Futuristic Fashion: Beauty and Sustainable Development
From the issue of slavery in the new era to the global impact of excessive consumption, today’s fashion has been criticized, and fashion companies must make changes. Recently, the Italian National Fashion Chamber of Commerce held the third sustainable development international round table in Milan. A report at the meeting showed that people will be in high-end stores in the next five years (such as Barneys in the United States, Saks Fifth Avenue boutique And Paris Printemps in France) the purchase of sustainable products will increase from 23% to 40%, almost doubled.
In this regard, innovators have begun to find solutions for the future, hoping to launch new hot-selling products without destroying the global environment. And we are increasingly aware that the virtual digital world is the solution. Rachel Stott of The Future Laboratory said: “The digital industry has begun to subvert the tradition that has lasted for many years and will continue to develop in the next 20 years. Brands can rely on digital fashion that is not restricted by materials to show their creativity and use another medium to consume to establish contact.”
There is another form of expression without clothes at all. Last year, Norwegian clothing retail brand Carlings released a virtual clothing series, which is a group of futuristic streetwear. Customers need to buy online, and then put the clothes on their own photos online-this is actually against today’s This is the situation where Internet celebrities “put clothes on and throw them away”. Morten Grubak of Virtue Nordic, a media creative company, said in an interview with Jake Hall on the ID website at the time: “We have opened up a new modeling experience that will not cause any harm to the earth.”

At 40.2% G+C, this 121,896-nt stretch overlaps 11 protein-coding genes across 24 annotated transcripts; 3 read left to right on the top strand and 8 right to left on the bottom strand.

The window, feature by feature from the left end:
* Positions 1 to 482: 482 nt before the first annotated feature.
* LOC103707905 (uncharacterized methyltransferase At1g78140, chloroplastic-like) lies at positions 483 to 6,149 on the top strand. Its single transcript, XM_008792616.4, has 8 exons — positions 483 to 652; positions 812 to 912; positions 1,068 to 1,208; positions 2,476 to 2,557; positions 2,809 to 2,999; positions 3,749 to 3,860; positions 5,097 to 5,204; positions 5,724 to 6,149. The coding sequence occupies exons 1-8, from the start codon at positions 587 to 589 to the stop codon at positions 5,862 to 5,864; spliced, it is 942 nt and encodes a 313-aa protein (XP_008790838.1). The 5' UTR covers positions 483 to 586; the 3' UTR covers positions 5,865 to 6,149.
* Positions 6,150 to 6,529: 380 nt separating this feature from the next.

Matthew Drinkwater of the Fashion Innovation Center of the London School of Fashion agrees. He said: “The combination of the real world and online elements is obviously the general trend.” He believes that in the future, people can wear AR glasses and superimpose digital images on top of reality. Let the people who use AR glasses together see what clothes we think we “worn”.
If the idea of completely using online operations makes you nervous, this technology also has more specific applications. The Allen MacArthur Foundation stated that the annual economic loss caused by clothes thrown away after a few times and related waste is as high as 500 billion US dollars, and 87% of fashion products end up in landfill garbage. So what if we only produce the clothes people really need? New York-based digital design company Neuro Studio’s latest clothing line Solventus 2019 is based on this concept. When making this series, they performed 3D scans on real models, and after getting accurate dimensions, they designed clothing directly on virtual models.
The reason for this design is that this series of Nerve Studio combines 3D printing technology, which allows designers to create virtual clothing tailored to customers. Sportswear brands such as Nike have already asked customers to design their own sneakers, which indicates that in the future, consumers will be able to 3D print their sneakers without leaving home. Consumers can also be designers-British street fashion brand Hype is not sure which design to use, so he posts on Instagram for customers to choose.